A major natural flood management project aiming to benefit communities in Cockermouth and Lorton has made significant progress this year, despite the challenges of working during the pandemic.
We’re leading a three-year £818,000 catchment restoration project, comprising river restoration, habitat improvement work and the installation of natural flood management features throughout the River Cocker catchment area from Crummock Water to Cockermouth. We’re working with farmers and landowners to develop new landscape features inspired by nature.
Work has taken place at numerous farms and includes 29 leaky dams across becks to slow the flow of water from the fells after storms, four new ponds to temporarily store water, 5.5 km of fencing along becks to reduce grazing and encourage vegetation to slow the flow, and river restoration projects. Over 4,000 trees have been planted to create 6.7 hectares of woodland and 1.5 km of hedgerow. As well as absorbing and slowing water, trees on riverbanks provide shade that cools becks, providing better conditions for fish such as Atlantic salmon. Planting across slopes also connects habitats together and has the added benefit of providing shelter and shade for livestock.
One major project for the team has been restoring a floodplain on Blaze Beck at Whinlatter which had previously been disconnected from the beck. Newly-installed rapids will raise the water level along a 600-metre stretch of the beck, enabling it to spill out onto the floodplain during heavy rain. As well as providing temporary water storage after storms, the project will help reduce the amount of gravel that washes downstream and has in the past blocked the bridge at High Lorton.
As well as reconnecting the flood plain at Blaze Beck, 12 acres around the beck has been fenced off to exclude livestock and 1,000 trees have been planted. Two tributaries have been left unplanted to allow for natural regeneration of vegetation. Plants already re-appearing include orchids, heather and wild thyme.
To complement the Blaze Beck project and similarly benefit Lorton, the team plans further work in the Whinlatter area in the new year.
Annabelle Kennedy, Project Officer, said: “After a lot of planning it’s fantastic to see these features come to life across the whole river catchment. Natural flood management is about lots of small measures across a wide area adding up to make a difference to water flows.
“What’s really exciting is that this isn’t just a natural flood management project – we’re looking at the whole catchment and while a significant portion of the work is around flood mitigation, we’re also restoring rivers and habitats so it benefits wildlife as well as people, from freshwater species in our becks and rivers to the huge number of species supported by new woodland and hedgerows.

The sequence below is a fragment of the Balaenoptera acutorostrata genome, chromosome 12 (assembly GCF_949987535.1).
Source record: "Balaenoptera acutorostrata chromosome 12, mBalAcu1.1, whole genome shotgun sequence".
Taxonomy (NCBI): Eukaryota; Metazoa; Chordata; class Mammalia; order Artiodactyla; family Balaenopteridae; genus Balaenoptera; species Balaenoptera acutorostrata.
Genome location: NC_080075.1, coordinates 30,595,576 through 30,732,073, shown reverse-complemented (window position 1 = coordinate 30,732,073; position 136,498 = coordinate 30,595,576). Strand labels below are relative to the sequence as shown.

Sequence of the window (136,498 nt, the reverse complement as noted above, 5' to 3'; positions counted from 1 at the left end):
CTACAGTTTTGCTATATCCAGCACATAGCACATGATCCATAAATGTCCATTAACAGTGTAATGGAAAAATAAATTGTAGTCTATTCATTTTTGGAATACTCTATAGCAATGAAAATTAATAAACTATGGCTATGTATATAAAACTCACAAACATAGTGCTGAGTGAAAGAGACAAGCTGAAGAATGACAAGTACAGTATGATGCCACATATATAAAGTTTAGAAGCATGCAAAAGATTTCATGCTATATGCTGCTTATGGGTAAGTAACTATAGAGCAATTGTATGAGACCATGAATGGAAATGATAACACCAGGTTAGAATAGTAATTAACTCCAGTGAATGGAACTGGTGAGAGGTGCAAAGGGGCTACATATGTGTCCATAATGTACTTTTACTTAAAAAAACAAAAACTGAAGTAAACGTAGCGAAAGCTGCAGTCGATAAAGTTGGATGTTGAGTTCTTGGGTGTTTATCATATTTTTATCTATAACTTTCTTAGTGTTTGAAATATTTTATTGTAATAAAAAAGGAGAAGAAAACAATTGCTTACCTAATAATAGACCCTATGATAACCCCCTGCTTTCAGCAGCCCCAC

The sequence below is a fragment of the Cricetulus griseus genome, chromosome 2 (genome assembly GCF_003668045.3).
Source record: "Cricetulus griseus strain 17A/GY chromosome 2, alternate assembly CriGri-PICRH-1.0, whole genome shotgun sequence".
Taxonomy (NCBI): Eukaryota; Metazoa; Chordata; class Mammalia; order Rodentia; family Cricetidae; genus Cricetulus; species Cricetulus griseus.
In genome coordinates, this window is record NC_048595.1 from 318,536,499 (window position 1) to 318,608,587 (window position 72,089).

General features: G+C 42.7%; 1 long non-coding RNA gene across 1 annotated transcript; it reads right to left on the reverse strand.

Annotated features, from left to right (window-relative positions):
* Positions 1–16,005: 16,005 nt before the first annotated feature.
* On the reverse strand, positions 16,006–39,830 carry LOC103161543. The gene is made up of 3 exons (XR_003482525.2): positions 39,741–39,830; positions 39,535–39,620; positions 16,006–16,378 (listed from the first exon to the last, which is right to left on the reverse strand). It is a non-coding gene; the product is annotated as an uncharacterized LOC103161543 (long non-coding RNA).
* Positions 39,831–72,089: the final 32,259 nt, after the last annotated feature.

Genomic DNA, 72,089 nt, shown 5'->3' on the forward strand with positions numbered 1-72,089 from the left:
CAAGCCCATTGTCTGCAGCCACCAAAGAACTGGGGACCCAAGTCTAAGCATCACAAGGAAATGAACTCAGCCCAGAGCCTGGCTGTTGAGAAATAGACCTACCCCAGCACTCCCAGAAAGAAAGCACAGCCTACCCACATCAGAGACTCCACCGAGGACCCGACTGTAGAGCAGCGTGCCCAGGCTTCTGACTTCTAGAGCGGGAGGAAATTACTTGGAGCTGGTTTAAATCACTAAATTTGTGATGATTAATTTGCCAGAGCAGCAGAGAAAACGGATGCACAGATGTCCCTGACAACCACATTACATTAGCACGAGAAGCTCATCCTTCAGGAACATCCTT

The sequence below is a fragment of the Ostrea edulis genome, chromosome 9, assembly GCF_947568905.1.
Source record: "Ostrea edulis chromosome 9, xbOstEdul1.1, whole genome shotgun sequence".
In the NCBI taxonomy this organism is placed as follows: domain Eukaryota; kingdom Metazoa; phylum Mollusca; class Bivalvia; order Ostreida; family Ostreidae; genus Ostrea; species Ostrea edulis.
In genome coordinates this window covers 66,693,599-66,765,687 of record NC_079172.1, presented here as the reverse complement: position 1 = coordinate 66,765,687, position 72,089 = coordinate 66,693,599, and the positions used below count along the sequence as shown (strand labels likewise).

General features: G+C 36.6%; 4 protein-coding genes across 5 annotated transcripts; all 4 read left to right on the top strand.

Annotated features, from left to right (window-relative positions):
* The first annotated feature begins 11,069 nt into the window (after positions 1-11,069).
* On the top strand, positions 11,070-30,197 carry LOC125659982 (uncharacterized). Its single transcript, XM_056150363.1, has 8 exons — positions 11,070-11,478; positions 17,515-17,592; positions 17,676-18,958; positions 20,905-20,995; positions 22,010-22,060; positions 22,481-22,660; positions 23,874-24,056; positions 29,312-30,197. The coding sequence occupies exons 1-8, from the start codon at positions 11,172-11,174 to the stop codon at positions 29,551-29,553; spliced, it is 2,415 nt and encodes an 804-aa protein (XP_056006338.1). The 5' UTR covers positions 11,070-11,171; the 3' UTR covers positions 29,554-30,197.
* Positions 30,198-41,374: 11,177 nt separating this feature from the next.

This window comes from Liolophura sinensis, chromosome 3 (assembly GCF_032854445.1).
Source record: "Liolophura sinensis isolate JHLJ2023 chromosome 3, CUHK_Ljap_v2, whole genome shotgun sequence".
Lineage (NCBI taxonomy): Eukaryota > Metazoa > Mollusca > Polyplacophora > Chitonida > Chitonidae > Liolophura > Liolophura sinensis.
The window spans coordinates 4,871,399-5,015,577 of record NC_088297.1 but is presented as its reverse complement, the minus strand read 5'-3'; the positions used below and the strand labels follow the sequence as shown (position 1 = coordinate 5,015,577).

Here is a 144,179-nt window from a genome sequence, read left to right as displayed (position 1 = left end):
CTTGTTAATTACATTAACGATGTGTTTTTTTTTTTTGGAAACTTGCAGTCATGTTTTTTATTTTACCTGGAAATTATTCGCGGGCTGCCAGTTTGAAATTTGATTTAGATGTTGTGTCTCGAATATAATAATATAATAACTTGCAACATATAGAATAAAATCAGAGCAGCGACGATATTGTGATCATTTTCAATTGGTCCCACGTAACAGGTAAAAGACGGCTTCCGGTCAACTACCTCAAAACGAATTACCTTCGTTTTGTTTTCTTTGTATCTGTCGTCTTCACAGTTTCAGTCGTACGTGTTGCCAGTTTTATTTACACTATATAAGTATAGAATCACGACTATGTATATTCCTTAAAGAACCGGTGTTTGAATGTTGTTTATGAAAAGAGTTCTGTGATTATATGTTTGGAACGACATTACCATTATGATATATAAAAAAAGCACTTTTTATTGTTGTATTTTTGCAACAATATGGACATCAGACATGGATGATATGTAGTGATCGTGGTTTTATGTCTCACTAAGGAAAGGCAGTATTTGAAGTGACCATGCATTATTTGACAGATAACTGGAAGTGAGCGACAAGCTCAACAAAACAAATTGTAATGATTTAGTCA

“I want to say a huge thank you to all the farmers and landowners in the River Cocker area who have really engaged with this project. The work takes place on their land and without their support we simply could not have achieved these successes.”
Another example of the changes to the landscape is at Hopebeck near Lorton, where an 85-metre stretch of beck which was previously culverted, running under a field, has been brought back to the surface and re-meandered to 180 metres in length. As well as helping to slow the flow by restoring the beck to its floodplain, this has significant wildlife benefits as it has opened up access to a further 415 metres of the beck for fish passage. A fish easement to aid passage has also been added downstream of this site, at a road culvert, to open up another 430 metres of habitat.
In addition to installing new landscape features, we’re working with farmers on improving soil condition. Soil becomes compacted over the long term and is then less able to absorb rainwater, increasing surface run-off. We have bought an aerator that farmers can borrow to break up the top layers of soil.
We’re also working with Lancaster University to monitor the effectiveness of natural flood management features installed as part of the project to contribute to the national evidence base on natural flood management.
Anna Hetterley, Natural Flood Management Advisor at the Environment Agency, said: “It’s great to see this project coming to life through Environment Agency and Defra funding. The project helps us to meet the ambitions set out in our Flood and Coastal Erosion Risk Management Strategy to use nature-based solutions and help create climate resilient places. Natural flood management has a key role in creating a better space for our communities and nature. We look forward to seeing the benefits this project will bring.”
The project is funded by DEFRA/the Environment Agency and the Water Environment Grant scheme through the European Agricultural Fund for Rural Development. West Cumbria Rivers Trust is working with partners including the Environment Agency, Cumbria County Council, Natural England, the National Trust, United Utilities, the Woodland Trust, Farmer Network, Cumbria Wildlife Trust, Friends of the Lake District, Derwent Owners Association, Cumbria Woodlands and local community groups.